The Fungoid Frog (Hydrophylax malabaricus) is a colourful frog found on the forest floor and lower vegetation in the Western Ghats in south-western India. Although restricted in range, they are of least conservation concern. Their upperparts vary in colour from brownish-red to bright crimson.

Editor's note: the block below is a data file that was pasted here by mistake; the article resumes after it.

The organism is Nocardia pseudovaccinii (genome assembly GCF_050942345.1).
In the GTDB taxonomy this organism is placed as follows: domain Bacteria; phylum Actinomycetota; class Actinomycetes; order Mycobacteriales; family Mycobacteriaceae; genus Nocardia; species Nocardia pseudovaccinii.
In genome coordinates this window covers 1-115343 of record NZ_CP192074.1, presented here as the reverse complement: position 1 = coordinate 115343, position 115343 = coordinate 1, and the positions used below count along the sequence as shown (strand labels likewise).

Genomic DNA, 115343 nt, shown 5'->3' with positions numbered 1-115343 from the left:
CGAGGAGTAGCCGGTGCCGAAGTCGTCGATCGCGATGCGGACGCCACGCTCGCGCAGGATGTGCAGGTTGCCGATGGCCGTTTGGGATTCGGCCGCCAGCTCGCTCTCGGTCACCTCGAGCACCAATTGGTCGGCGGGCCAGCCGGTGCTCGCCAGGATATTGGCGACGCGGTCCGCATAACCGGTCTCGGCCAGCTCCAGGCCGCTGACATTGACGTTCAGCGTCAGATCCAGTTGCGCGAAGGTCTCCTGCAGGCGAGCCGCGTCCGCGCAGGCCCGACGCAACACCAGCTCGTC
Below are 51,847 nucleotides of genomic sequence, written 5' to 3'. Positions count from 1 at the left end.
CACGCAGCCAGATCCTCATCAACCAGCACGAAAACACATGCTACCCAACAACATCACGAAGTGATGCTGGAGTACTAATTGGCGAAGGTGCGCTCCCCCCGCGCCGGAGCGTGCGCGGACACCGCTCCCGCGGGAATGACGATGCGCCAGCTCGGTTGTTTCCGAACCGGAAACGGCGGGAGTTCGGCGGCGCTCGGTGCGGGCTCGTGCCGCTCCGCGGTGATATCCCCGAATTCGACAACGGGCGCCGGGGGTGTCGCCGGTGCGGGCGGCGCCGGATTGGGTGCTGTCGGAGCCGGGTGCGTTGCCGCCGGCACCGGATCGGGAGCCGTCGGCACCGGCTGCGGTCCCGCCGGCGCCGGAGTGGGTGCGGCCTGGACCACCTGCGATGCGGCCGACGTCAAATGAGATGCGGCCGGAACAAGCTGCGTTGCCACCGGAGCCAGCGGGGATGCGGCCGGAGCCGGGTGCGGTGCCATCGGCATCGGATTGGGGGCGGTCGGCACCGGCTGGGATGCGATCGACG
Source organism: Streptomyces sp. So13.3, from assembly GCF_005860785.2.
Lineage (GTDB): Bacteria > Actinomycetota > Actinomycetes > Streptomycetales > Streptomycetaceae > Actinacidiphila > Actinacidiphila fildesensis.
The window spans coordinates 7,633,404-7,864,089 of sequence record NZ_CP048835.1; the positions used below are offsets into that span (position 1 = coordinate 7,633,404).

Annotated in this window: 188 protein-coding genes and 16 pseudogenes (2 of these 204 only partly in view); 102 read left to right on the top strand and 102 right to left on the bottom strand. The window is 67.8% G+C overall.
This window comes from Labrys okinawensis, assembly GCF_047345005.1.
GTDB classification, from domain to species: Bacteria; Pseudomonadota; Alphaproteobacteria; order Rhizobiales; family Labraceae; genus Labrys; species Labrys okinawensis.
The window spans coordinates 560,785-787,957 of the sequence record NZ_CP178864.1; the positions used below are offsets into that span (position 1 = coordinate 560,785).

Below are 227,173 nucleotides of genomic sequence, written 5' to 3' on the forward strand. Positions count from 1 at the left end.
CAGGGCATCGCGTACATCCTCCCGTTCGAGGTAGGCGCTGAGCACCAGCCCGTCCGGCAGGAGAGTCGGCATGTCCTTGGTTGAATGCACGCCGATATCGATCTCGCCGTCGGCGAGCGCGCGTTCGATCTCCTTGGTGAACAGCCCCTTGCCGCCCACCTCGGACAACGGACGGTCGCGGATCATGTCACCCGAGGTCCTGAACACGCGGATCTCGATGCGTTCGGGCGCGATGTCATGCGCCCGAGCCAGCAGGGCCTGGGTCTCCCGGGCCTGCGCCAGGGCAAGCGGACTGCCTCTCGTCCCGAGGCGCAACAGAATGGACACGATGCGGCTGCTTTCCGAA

Vomerine teeth in two oval oblique groups between the choanae. Head moderate, depressed; snout moderate, hardly as long as the diameter of the orbit, subacuminate, moderately prominent; loreal region concave; nostril nearer to the end of the snout than to the eye; interorbital space rather narrower than the upper eyelid; tympanum very distinct, nearly as large as the eye. fingers moderate, first extending beyond second; toes rather short, half webbed : tips of fingers and toes swollen; subarticular tubercles very strong; inner metatarsal tubercle oval, blunt; a large rounded tubercle at the base of the fourth toe; no tarsal fold. The tibio-tarsal articulation reaches the tympanum or the eye. Skin finely granulate above; a broad, not very prominent glandular lateral fold; a strong glandular fold from below the eye to the shoulder, followed by one or two glandules. Head and body bright crimson above, blackish brown on the sides; back sometimes with a few small black spots; upper lip, and a series of spots on the flank, white ; limbs blackish brown above, spotted and marbled with pale brown and while; beneath uniform white, or marbled brown and white.